Document Sample

Greedy Algorithms Greed is good. (Some of the time) Outline Elements of greedy algorithm Greedy choice property Optimal substructures Minimum spanning tree Kruskal’s algorithm Prim’s algorithm Huffman code Activity selection Chapter 3: Greedy Algorithms www.eusman.com Introduction Concepts Choosing the best possible choice at each step. This decision leads to the best over all solution. Greedy algorithms do not always yield optimal solutions. Chapter 3: Greedy Algorithms www.eusman.com Elements of Greedy Algorithms Greedy-choice property A globally optimal solution is derived from a locally optimal (greedy) choice. When choices are considered, the choice that looks best in the current problem is chosen, without considering results from subproblems. Chapter 3: Greedy Algorithms www.eusman.com Optimal substructures A problem has optimal substructure if an optimal solution to the problem is composed of optimal solutions to subproblems. This property is important for both greedy algorithms and dynamic programming. Chapter 3: Greedy Algorithms www.eusman.com Greedy Algorithm v.s. Dynamic Programming Greedy algorithm Dynamic programming The best choice is made at A choice is made at each each step and after that the step. subproblem is solved. The choice made by a The choice made at each greedy algorithm may step usually depends on the solutions to subproblems. depend on choices so far, but it cannot depend on any future choices or on the solutions to subproblems. A greedy strategy usually Dynamic-programming progresses in a top-down problems are often solved in fashion, making one greedy a bottom-up manner. choice after another, reducing each given problem instance to a smaller one. Chapter 3: Greedy Algorithms www.eusman.com Steps in Design Greedy Algorithms Determine the optimal substructure of the problem. Develop a recursive solution. Prove that at any stage of the recursion, one of the optimal choices is the greedy choice. Thus, it is always safe to make the greedy choice. Show that all but one of the subproblems induced by having made the greedy choice are empty. Develop a recursive algorithm that implements the greedy strategy. Convert the recursive algorithm to an iterative algorithm. Chapter 3: Greedy Algorithms www.eusman.com Shortcuts Design Form the optimization problem so that, after a choice is made and there is only one subproblem left to be solved. Prove that there is always an optimal solution to the original problem that makes the greedy choice, so that the greedy choice is always safe. Demonstrate that, having made the greedy choice, what remains is a subproblem with the property that if we combine an optimal solution to the subproblem with the greedy choice we have made, we arrive at an optimal solution to the original problem. Chapter 3: Greedy Algorithms www.eusman.com Minimum Spanning Tree Definitions Let G = (V, E) be an undirected graph. T is a minimum spanning tree of G if T ⊆ E is an acyclic subset that connects all of the vertices and whose total weight w(T ) = w(u, v) is minimized. (u,v)∈T Let A be a subset of some minimum spanning tree. An edge (u, v) is a safe edge for A if A {(u, v)} is also a subset of a minimum spanning tree. Chapter 3: Greedy Algorithms www.eusman.com Definitions Let G = (V, E) be an undirected graph. A cut (S, V − S) of G is a partition of V. An edge (u, v) E crosses the cut (S, V − S) if one of its endpoints is in S and the other is in V − S. A cut respects a set A of edges if no edge in A crosses the cut. An edge is a light edge crossing a cut if its weight is the minimum of any edge crossing the cut. Chapter 3: Greedy Algorithms www.eusman.com Theorem Let G = (V, E) be a connected, S undirected graph with a real-valued weight function w defined on E, A u A be a subset of E that is included in x light edge some minimum spanning tree for G, (S, V − S) be any cut of G that respects A. v y If (u, v) is a light edge crossing (S, V − S), then edge (u, v) is safe for V-S A. Chapter 3: Greedy Algorithms www.eusman.com Proof Let T be a minimum spanning tree S that includes A. If (u,v) is in T, then (u,v) is safe for A. A u x If (u,v) is not in T, then T contains an light edge edge (x,y) crossing S and V-S. T Since both (u,v) and (x,y) cross S and v V-S, there is a cycle for edges in T y (u,v). Another spanning tree T’ can be V-S created from T. Chapter 3: Greedy Algorithms www.eusman.com Proof S S A A u u x x light edge light edge T T’ v v y y V-S V-S Remove ’edge (x,y)create T. T (u,v) -> from cycle Add edgeis created -> cutathe cycle Chapter 3: Greedy Algorithms www.eusman.com Proof Thus, T’ is a spanning tree that includes A. Next, we need to show that T’ is a minimum spanning tree. From the construction of T’ , T’ = T-{(x,y)} {(u,v)}. Thus, w(T’ ) = w(T) - w(x,y) + w(u,v). Since (u,v) is a light edge cross S and V-S, w(u,v) w(x,y). Thus, w(T’ ) w(T). Since T is a minimum spanning tree, w(T’ ) = w(T). Then, T’ is also a minimum spanning tree . As a result, (u, v) is safe for A. Chapter 3: Greedy Algorithms www.eusman.com Corollary Let G = (V, E) be a connected, undirected graph with a real- valued weight function w defined on E, A be a subset of E that is included in some minimum spanning tree for G, and C = (VC, EC) be a connected component (tree) in the forest GA = (V, A). If (u, v) is a light edge connecting C to another tree in GA, then (u, v) is safe for A. Proof (VC, V−VC) respects A, and (u, v) is a light edge for this cut. Therefore, (u, v) is safe for A. Chapter 3: Greedy Algorithms www.eusman.com Kruskal’s Algorithm Concept Build a forest of minimum spanning trees. Repeatedly connect the trees to create a subset of a minimum spanning tree, until all nodes are covered. In connecting two trees, choose the edge of the least weight. Let C1 and C2 denote the two trees that are connected by (u, v). Since (u, v) must be a light edge connecting C1 to some other tree, we need to prove that (u, v) is a safe edge for C1. Kruskal’s algorithm is a greedy algorithm, because at each step it adds to the forest an edge of least possible weight. Chapter 3: Greedy Algorithms www.eusman.com Example of Kruskal’s Algorithm 12 8 2 9 1 9 5 3 11 8 7 3 5 1 10 Chapter 3: Greedy Algorithms www.eusman.com Kruskal’s Algorithm MST-KRUSKAL(G,w) A= for each vertex v in V [G] do MAKE-SET(v) sort the edges of E in nondecreasing order by weight w for each edge (u, v) in E, taken in nondecreasing order by weight do if FIND-SET(u) FIND-SET(v) then A = A {(u, v)} UNION(u, v) return A Chapter 3: Greedy Algorithms www.eusman.com Kruskal’s Algorithm: Complexity MST-KRUSKAL(G,w) A= for each vertex v in V [G] O(v) do MAKE-SET(v) O(e lg e) sort the edges of E in nondecreasing order by weight w for each edge (u, v) in E, taken in nondecreasing order by weight do if FIND-SET(u) FIND-SET(v) then A = A {(u, v)} UNION(u, v) O((v+e) lg v) return A e v ; O(e lg v) 2 Chapter 3: Greedy Algorithms www.eusman.com Prim’s Algorithm Prim’s algorithm has the property that the edges in the set A always form a single tree. The tree starts from an arbitrary root vertex r. Grow the tree until it spans all the vertices in V. At each step, a light edge is added to the tree A that connects A to an isolated vertex of GA = (V, A). Chapter 3: Greedy Algorithms www.eusman.com Example of Prim’s Algorithm 12 8 2 9 1 9 5 3 11 8 7 3 5 1 10 Chapter 3: Greedy Algorithms www.eusman.com Prim’s Algorithm PRIM(G,w, r) for each u in V[G] do key[u] = ∞ π[u] = NIL key[r] = 0 Q = V[G] while Q do u = EXTRACT-MIN(Q) for each v in Adj[u] do if v in Q and w(u, v) < key[v] then π[v] = u key[v] = w(u, v) Chapter 3: Greedy Algorithms www.eusman.com Execution of Prim’s Algorithm 12 8 0 9 3 12 8 2 9 1 9 5 2 3 1 3 11 8 7 3 5 5 1 7 1 10 5 10 Chapter 3: Greedy Algorithms www.eusman.com Prim’s Algorithm:Complexity PRIM(G,w, r) for each u in V[G] Also build min-heap do key[u] = ∞ O(v) π[u] = NIL key[r] = 0 Q = V[G] O(e lg v) while Q do u = EXTRACT-MIN(Q) O(lg v) O(v lg v) for each v in Adj[u] do if v in Q and w(u, v) < key[v] then π[v] = u key[v] = w(u, v) O(lg v) Chapter 3: Greedy Algorithms www.eusman.com Huffman Code Problem Find an optimal prefix code representing a set of characters in a file, where each character has a frequency of occurrences. Prefix code Codes in which no codeword is also a prefix of some other codeword. {0, 110, 101, 111, 1000, 1001} is a prefix code. {0, 110, 101, 111, 1010, 0111} is not prefix code Optimality The code yields a file with the minimum number of bits. Chapter 3: Greedy Algorithms www.eusman.com Creating Huffman Code: Example 100 1 64 0 1 0 34 30 1 0 1 0 15 0 1 ก: 36 ข: 17 ค: 17 ง: 15 จ: 10 ฉ: 5 0 100 101 110 1110 1111 Chapter 3: Greedy Algorithms www.eusman.com Optimal Code An optimal code for a file is always represented by a full binary tree, in which every nonleaf node has two children. If C is the alphabet from which the characters are drawn and all character frequencies are positive, then the tree for an optimal prefix code has exactly |C| leaves, one for each letter of the alphabet, and exactly |C|−1 internal nodes. Chapter 3: Greedy Algorithms www.eusman.com Full Binary Trees for Prefix Code Tree for 1 letter Tree for 2 letters A Tree for 4 letters 1 1 2 B Tree for 3 letters C A B 4 3 1 2 3 A C 1 2 4 B A 3 A 1 B 1 2 2 3 Chapter 3: Greedy Algorithms www.eusman.com Full Binary Trees for Prefix Code Tree for 4 letters Tree for 5 letters B B C A C A 4 3 1 2 D 3 1 2 5 4 C D 4 B 5 B 3 A C A 1 2 4 3 1 2 Chapter 3: Greedy Algorithms www.eusman.com Creating Huffman Code: Example กขคงจฉ: 100 1 ขคงจฉ: 64 0 0 1 ขค: 34 งจฉ: 30 1 0 1 0 จฉ: 15 0 1 ก: 36 ข: 17 ค: 17 ง: 15 จ: 10 ฉ: 5 0 100 101 110 1110 1111 Chapter 3: Greedy Algorithms www.eusman.com Theorem A full binary tree for an optimal prefix code for C letters has exactly C leaves, and exactly C−1 internal nodes. Proof by induction. Basis: C=1. If there is one letter, the binary tree requires only 1 leaf node, and 0 internal node. Induction hypotheses: For C< n, the full binary tree for an optimal prefix code for C letters has exactly C leaves, and exactly C−1 internal nodes. Chapter 3: Greedy Algorithms www.eusman.com Theorem Induction Step: Let T be a full binary tree for an optimal prefix code for C+1 letters. To create a full binary tree or optimal prefix code, we can take a full binary tree for an optimal prefix code for C letters, and add another leaf node L by either adding a new root node R and put L and the old root of T as its children, or replacing a leaf node N of T by an internal node and put L and N as its children. In either case, the number of leaf nodes of T is C+1 and the number of internal nodes is C. Chapter 3: Greedy Algorithms www.eusman.com Creating Huffman Code: Algorithms HUFFMAN(C) Use min-heap for Q n = |C| O(n) to build min-heap Q=C for i = 1 to n − 1 O(n lg n) do allocate a new node z z.left = x = EXTRACT-MIN(Q) z.right = y = EXTRACT-MIN(Q) z.f =x.f + y.f O(lg n) INSERT(Q, z) ►Return the root of the tree. return EXTRACT-MIN(Q) Chapter 3: Greedy Algorithms www.eusman.com Greedy-choice property of Huffman Code Let C be an alphabet in which each character c C has frequency f [c], and x and y be two characters in C having the lowest frequencies. Then, there exists an optimal prefix code for C in which the codewords for x and y have the same length and differ only in the last bit. Chapter 3: Greedy Algorithms www.eusman.com Proof The idea of the proof is to : take the tree T representing an arbitrary optimal prefix code modify it to make a tree representing another optimal prefix code such that the characters x and y appear as sibling leaves of maximum depth in the new tree. If we can do this, then their codewords will have the same length and differ only in the last bit. Chapter 3: Greedy Algorithms www.eusman.com Proof Let a and b be two characters that are sibling leaves of maximum depth in T . Assume that f [a] ≤ f [b] and f [x] ≤ f [y]. Since f [x] and f [y] are the two lowest leaf frequencies, in order, and f [a] and f [b] are two arbitrary frequencies, in order, we have f [x] ≤ f [a] and f [y] ≤ f [b]. Chapter 3: Greedy Algorithms www.eusman.com Proof Exchange the positions of a and x in T to produce T’ . B(T) − B(T’ ) = f(c) dT (c) − f(c)dT’ (c) cC cC = f [x] dT (x) + f [a] dT (a) − f [x] dT’ (x) − f [a] dT’ (a) = f [x] dT (x) + f [a] dT (a) − f [x] dT (a) − f [a] dT (x) = ( f [a] − f [x])( dT (a) − dT (x)) ≥ 0 T T’ x a y y a b x b Chapter 3: Greedy Algorithms www.eusman.com Proof Then, exchange the positions of b and y in T’ to produce T’’. T’ a Similarly, it does not increase the cost, and so B(T’ ) − B(T’’ ) 0. y Therefore, B(T’’ ) ≤ B(T). x b Since T is optimal, B(T) ≤ B(T’’ ). Then, B(T’’ ) = B(T). T’’ Thus, T’’ is an optimal tree in which a x and y appear as sibling leaves of maximum depth. b x y Chapter 3: Greedy Algorithms www.eusman.com Optimal-substructure Property Let C be a given alphabet with frequency f [c] defined for each character c C, x and y be two characters in C with minimum frequency, C’ be the alphabet C with characters x, y removed and (new) character z added, so that C’ = C − {x, y} {z}; define f for C’ as for C, except that f [z] = f [x] + f [y], and T be any tree representing an optimal prefix code for the alphabet C ’. Then the tree T , obtained from T ’ by replacing the leaf node for z with an internal node having x and y as children, represents an optimal prefix code for the alphabet C. Chapter 3: Greedy Algorithms www.eusman.com Proof Show that the cost B(T) can be expressed in terms of the cost B(T’) by considering the component costs. For each c C − {x, y}, we have dT (c) = dT ’ (c). f [c] dT (c) = f [c] dT ’ (c). Since dT (x) = dT (y) = dT ’(z) + 1, we have f [x]dT (x) + f [y]dT (y) = ( f [x] + f [y])( dT’ (z) + 1) = f [z] dT ’ (z) + ( f [x] + f [y]) Thus, B(T) = B(T ’) + f [x] + f [y]. That is, B(T ’) = B(T) − f [x] − f [y] . Chapter 3: Greedy Algorithms www.eusman.com Proof We now prove by contradiction. Suppose T does not represent an optimal prefix code for C. Then there exists a tree T ’’ such that B(T ’’) < B(T). Without loss of generality, T ’’ has x and y as siblings. Chapter 3: Greedy Algorithms www.eusman.com Proof Let T ’’’ be the tree T ’’ with the common parent of x and y replaced by a leaf z with frequency f [z] = f [x] + f [y]. Then, B(T ’’’) = B(T ’’) − f [x] − f [y] < B(T) − f [x] − f [y] = B(T ’). We reach a contradiction to the assumption that T ’ represents an optimal prefix code for C’. Thus, T must represent an optimal prefix code for the alphabet C. Chapter 3: Greedy Algorithms www.eusman.com Interval Scheduling Problem definition Let S be {a1, a2, . . . , an} of n proposed activities that wish to use the same resource. Only one activity can use the resource at a time. Each activity ai has a start time si and a finish time fi, where 0 ≤ si < fi < ∞. If selected, activity ai takes place during the half-open time interval [si , fi ). Activities ai and aj are compatible if the intervals [si , fi ) and [s j , f j ) do not overlap . The activity-selection problem is to select a largest subset of mutually compatible activities. Chapter 3: Greedy Algorithms www.eusman.com Example S A1 A2 A3 Chapter 3: Greedy Algorithms www.eusman.com Subproblems Si j = {ak S : fi ≤ sk < fk ≤ s j } the subset of activities in S that can start after activity ai finishes and finish before activity aj starts. Add activities a0 and an+1 such that f0 = 0 and sn+1 =∞. Then S = S0,n+1, and 0 ≤ i, j ≤ n + 1. Chapter 3: Greedy Algorithms www.eusman.com Optimal Solution Let Ai j be an optimal solution to Si j . Let c[i, j ] be the number of activities in a maximum-size subset of mutually compatible activities in Si j. c[i, j ] = 0 for i ≥ j (i.e. Si j = ) ak c[i, j ] = c[i, k] + c[k, j ] + 1 if ak be an activity in Ai j. Then, c[i, j ] = 0 if Si j = max {c[i, k] + c[k, j ] + 1} if Si j i<k<j akSi j Chapter 3: Greedy Algorithms www.eusman.com Theorem Consider any nonempty subproblem Si j , and let am be the activity in Si j with the earliest finish time: fm = min { fk : ak ∈ Si j } . Then, Activity am is used in some maximum-size subset of mutually compatible activities of Si j . The subproblem Sim is empty, so that choosing am leaves the subproblem Smj as the only one that may be nonempty. Chapter 3: Greedy Algorithms www.eusman.com Proof: First part Let Ai j be a maximum-size subset of mutually compatible activities of Si j , and Ai j is sorted in monotonically increasing order of finish time. Let ak be the first activity in Ai j. If ak = am, am is used in some maximum-size subset of mutually compatible activities of Si j. If ak am, we construct the subset A’i j = Ai j − {ak} {am}. S Aij ak A’ij am Chapter 3: Greedy Algorithms www.eusman.com Proof: First part The activities in A’i j are disjoint, since the activities in Aij are, ak is the first activity in Ai j to finish, and fm ≤ fk . Noting that A’i j has the same number of activities as Ai j , we see that A’i j is a maximum-size subset of mutually compatible activities of Si j that includes am. S Aij ak A’ij am Chapter 3: Greedy Algorithms www.eusman.com Proof: Second part Let Sim be nonempty. Then, there is an activity ak such that fi ≤ sk <fk ≤ sm< fm. Then, ak is also in Si j and it has an earlier finish time than am, which contradicts our choice of am. We conclude that Sim is empty. ai am S ak aj Chapter 3: Greedy Algorithms www.eusman.com Greedy Solution Ai j = {ak} Akj where ak is the activity which finishes earliest among activities in Si j. Chapter 3: Greedy Algorithms www.eusman.com Recursive Algorithms ACTIVITY-SELECTOR(s, f, i, n) m=i+1 while m ≤ n and s[m] < f [i] ► Find the first activity in Si,n+1. do m= m+1 if m ≤ n then return {am} ACTIVITY-SELECTOR(s, f,m, n) else return Chapter 3: Greedy Algorithms www.eusman.com Iterative Algorithm GREEDY-ACTIVITY-SELECTOR(s, f ) n = length[s] A = {a1} i=1 for m = 2 to n do if s[m ] ≥ f[i] then A = A {am} i=m return A Chapter 3: Greedy Algorithms www.eusman.com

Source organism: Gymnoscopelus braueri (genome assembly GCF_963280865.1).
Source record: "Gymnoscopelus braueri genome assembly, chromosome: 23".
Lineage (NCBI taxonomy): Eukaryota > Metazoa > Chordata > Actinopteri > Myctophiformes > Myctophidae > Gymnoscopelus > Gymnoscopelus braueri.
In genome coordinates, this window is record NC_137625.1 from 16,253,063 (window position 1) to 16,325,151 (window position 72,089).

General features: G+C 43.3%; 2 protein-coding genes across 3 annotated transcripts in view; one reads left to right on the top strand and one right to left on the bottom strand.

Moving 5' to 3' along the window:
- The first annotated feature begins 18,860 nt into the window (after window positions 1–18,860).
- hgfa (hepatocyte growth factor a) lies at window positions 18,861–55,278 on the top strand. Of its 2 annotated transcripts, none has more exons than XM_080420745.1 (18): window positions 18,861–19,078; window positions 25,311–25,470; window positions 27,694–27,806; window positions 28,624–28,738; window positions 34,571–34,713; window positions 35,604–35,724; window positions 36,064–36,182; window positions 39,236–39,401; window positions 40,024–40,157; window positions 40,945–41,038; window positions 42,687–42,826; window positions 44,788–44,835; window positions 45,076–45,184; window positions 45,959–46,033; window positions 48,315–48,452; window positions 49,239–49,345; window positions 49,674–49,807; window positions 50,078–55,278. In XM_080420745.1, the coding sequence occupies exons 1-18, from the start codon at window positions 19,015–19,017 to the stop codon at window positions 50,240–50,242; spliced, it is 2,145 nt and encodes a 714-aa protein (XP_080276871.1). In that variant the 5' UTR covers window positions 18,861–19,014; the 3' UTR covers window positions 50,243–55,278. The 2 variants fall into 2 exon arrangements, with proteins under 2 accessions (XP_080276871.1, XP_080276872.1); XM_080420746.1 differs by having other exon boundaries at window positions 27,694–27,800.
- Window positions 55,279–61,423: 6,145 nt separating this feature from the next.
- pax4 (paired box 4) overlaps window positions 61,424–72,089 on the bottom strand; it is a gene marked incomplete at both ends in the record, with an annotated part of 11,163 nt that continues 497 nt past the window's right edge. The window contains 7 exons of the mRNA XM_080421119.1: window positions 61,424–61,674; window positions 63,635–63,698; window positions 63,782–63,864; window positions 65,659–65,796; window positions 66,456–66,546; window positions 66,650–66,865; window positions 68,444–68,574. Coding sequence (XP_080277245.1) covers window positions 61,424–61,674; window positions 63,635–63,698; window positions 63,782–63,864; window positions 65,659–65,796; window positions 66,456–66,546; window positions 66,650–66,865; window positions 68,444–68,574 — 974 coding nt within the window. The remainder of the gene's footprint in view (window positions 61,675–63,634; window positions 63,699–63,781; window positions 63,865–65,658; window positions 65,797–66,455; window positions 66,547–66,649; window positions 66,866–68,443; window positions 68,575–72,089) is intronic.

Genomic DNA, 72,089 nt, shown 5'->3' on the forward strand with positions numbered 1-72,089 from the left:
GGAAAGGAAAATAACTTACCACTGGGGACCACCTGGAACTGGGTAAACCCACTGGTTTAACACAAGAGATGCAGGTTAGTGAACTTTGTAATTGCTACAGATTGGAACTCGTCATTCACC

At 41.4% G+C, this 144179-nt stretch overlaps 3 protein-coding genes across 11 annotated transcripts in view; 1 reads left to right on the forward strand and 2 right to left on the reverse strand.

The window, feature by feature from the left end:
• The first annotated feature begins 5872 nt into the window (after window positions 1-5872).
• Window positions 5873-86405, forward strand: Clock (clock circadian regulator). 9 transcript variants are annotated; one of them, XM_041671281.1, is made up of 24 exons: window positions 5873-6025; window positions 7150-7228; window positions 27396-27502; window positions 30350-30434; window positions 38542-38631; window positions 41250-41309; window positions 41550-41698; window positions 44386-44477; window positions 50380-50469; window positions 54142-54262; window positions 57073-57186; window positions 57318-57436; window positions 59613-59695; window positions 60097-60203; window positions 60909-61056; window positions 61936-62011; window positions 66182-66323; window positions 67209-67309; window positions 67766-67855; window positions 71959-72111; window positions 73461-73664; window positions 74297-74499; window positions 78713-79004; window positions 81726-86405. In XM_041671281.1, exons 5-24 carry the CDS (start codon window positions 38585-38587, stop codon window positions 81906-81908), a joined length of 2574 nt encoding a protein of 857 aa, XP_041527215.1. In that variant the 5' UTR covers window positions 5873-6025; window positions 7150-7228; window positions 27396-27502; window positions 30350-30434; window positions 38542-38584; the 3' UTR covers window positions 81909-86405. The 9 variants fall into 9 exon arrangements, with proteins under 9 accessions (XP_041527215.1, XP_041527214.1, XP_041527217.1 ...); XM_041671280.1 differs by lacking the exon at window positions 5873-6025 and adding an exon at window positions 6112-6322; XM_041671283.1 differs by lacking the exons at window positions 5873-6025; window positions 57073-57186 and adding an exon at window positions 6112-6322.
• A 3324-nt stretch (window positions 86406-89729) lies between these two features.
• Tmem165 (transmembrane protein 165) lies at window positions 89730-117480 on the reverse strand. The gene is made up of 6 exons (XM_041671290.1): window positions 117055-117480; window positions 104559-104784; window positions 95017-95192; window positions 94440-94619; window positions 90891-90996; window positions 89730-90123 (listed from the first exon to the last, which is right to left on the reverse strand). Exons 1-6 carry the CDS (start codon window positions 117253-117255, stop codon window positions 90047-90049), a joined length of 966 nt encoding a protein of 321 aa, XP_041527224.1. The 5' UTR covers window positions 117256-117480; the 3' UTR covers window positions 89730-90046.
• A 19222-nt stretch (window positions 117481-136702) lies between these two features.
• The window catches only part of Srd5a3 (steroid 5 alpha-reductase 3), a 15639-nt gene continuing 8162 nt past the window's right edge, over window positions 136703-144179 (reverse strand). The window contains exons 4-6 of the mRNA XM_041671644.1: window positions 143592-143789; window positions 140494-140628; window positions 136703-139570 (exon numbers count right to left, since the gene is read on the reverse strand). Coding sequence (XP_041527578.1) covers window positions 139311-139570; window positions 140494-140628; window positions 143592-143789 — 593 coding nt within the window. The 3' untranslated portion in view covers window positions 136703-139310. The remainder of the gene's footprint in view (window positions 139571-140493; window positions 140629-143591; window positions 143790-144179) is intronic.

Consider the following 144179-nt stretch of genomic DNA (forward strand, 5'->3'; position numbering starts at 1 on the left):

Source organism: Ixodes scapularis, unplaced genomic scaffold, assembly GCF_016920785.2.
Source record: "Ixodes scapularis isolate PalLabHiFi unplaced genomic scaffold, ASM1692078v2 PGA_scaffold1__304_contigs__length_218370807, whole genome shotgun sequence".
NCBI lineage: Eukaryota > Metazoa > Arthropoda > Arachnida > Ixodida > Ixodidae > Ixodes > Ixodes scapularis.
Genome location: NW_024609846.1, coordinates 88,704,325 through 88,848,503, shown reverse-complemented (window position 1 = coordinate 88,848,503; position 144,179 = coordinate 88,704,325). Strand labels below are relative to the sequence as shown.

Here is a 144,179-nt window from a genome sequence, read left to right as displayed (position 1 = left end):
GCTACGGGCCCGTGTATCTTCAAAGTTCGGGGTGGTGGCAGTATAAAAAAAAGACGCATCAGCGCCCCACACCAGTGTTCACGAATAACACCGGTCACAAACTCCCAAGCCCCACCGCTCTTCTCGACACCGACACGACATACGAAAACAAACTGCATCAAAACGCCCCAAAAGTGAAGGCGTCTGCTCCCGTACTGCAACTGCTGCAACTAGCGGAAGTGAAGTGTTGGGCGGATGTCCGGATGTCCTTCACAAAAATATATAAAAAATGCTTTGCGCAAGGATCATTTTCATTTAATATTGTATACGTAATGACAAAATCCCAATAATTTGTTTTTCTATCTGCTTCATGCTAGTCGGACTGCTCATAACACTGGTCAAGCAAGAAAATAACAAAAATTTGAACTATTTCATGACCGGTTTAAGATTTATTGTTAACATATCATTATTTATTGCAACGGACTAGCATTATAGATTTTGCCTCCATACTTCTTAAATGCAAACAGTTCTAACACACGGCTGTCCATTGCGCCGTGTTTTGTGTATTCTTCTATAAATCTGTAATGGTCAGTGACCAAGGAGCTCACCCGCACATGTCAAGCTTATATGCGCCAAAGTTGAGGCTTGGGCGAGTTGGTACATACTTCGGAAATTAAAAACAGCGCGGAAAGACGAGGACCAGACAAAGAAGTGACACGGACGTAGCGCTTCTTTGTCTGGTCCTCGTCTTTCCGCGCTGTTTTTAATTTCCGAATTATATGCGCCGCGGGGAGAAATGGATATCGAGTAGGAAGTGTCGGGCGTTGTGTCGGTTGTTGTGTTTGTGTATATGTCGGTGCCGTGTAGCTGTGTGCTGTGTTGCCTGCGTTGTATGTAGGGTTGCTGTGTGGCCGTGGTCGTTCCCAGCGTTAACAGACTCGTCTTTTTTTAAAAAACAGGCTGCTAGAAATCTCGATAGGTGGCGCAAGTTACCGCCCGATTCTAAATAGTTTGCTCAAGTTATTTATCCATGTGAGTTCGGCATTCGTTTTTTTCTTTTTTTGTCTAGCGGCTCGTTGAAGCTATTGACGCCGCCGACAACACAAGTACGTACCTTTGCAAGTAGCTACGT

DOCUMENT INFO

Shared By:

Categories:

Tags:

Stats:

views: | 5 |

posted: | 8/18/2012 |

language: | English |

pages: | 57 |

OTHER DOCS BY ewghwehws

How are you planning on using Docstoc?
BUSINESS
PERSONAL

By registering with docstoc.com you agree to our
privacy policy and
terms of service, and to receive content and offer notifications.

Docstoc is the premier online destination to start and grow small businesses. It hosts the best quality and widest selection of professional documents (over 20 million) and resources including expert videos, articles and productivity tools to make every small business better.

Search or Browse for any specific document or resource you need for your business. Or explore our curated resources for Starting a Business, Growing a Business or for Professional Development.

Feel free to Contact Us with any questions you might have.